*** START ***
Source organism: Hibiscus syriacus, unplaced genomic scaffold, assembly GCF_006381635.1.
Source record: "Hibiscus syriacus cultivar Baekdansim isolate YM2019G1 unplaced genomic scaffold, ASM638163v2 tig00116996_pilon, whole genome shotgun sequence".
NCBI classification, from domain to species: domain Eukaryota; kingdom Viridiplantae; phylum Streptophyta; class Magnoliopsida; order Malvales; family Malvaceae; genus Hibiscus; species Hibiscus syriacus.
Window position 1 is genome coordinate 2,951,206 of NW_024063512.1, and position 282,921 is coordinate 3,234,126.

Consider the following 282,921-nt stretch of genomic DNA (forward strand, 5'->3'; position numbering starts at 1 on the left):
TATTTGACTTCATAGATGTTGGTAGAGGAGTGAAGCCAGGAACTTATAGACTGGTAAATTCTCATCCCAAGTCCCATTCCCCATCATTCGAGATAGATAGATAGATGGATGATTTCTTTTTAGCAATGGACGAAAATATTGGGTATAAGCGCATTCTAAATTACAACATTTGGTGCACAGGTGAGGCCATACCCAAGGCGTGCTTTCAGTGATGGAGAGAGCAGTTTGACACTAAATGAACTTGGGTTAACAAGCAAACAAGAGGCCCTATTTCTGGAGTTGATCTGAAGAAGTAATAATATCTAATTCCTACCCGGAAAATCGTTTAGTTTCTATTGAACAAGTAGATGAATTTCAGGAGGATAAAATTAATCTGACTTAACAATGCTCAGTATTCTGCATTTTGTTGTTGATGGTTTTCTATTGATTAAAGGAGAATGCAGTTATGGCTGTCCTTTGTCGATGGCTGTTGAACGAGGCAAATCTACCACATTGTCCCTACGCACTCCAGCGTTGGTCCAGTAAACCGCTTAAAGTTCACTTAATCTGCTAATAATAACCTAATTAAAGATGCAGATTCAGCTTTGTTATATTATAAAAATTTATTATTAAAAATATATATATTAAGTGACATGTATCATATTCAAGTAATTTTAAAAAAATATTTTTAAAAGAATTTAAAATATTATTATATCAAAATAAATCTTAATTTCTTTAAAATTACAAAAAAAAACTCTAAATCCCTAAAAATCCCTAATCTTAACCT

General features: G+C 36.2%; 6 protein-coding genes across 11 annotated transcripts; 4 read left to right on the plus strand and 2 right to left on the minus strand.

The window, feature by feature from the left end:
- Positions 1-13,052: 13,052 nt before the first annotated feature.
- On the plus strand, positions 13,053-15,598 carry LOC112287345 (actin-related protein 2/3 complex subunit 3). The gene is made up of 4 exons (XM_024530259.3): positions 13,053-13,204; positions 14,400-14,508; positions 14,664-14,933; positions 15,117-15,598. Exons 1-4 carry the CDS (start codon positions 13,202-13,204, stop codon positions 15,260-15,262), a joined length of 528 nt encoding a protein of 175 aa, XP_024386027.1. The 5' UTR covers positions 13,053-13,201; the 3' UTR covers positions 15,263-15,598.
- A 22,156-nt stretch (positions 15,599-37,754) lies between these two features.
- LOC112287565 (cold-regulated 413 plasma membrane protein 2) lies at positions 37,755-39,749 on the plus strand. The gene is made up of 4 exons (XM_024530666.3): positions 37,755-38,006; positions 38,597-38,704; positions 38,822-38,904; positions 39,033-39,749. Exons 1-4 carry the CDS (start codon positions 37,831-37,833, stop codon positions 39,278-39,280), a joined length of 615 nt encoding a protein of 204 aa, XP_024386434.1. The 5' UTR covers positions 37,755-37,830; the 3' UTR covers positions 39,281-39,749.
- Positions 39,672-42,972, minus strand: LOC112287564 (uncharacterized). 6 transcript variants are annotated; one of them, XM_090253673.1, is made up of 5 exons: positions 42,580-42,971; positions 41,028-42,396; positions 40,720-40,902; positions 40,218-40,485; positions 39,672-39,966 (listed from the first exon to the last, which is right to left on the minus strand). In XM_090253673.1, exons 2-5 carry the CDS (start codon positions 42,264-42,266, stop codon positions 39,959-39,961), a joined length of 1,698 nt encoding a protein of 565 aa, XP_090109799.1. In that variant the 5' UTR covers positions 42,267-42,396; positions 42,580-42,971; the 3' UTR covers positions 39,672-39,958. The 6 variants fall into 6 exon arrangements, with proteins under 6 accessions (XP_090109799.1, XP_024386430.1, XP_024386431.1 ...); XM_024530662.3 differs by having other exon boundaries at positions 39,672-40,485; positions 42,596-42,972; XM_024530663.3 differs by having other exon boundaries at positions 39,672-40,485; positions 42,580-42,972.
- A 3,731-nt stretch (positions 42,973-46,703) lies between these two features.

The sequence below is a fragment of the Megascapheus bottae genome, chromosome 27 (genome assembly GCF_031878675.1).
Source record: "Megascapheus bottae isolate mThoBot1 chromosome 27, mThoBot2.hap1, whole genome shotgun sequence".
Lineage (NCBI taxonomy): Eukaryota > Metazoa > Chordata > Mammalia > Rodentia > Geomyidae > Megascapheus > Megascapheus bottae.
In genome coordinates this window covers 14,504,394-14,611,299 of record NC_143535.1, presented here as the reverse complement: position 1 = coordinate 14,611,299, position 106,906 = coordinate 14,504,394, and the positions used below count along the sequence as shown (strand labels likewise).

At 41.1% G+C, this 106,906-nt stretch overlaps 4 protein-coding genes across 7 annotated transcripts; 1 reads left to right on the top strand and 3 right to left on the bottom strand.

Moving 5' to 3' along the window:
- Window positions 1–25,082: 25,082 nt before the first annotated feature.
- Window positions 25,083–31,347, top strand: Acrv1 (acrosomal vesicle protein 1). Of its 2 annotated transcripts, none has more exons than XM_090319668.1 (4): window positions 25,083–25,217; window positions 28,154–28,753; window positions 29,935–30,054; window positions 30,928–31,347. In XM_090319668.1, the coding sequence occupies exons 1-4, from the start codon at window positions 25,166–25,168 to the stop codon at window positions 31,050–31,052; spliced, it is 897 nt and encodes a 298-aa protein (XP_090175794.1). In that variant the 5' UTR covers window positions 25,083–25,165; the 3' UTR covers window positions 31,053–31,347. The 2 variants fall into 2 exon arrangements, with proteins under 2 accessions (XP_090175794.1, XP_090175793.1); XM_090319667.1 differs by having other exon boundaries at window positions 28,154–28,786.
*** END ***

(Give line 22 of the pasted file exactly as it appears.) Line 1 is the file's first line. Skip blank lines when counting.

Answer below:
- Window positions 25,083–31,347, top strand: Acrv1 (acrosomal vesicle protein 1). Of its 2 annotated transcripts, none has more exons than XM_090319668.1 (4): window positions 25,083–25,217; window positions 28,154–28,753; window positions 29,935–30,054; window positions 30,928–31,347. In XM_090319668.1, the coding sequence occupies exons 1-4, from the start codon at window positions 25,166–25,168 to the stop codon at window positions 31,050–31,052; spliced, it is 897 nt and encodes a 298-aa protein (XP_090175794.1). In that variant the 5' UTR covers window positions 25,083–25,165; the 3' UTR covers window positions 31,053–31,347. The 2 variants fall into 2 exon arrangements, with proteins under 2 accessions (XP_090175794.1, XP_090175793.1); XM_090319667.1 differs by having other exon boundaries at window positions 28,154–28,786.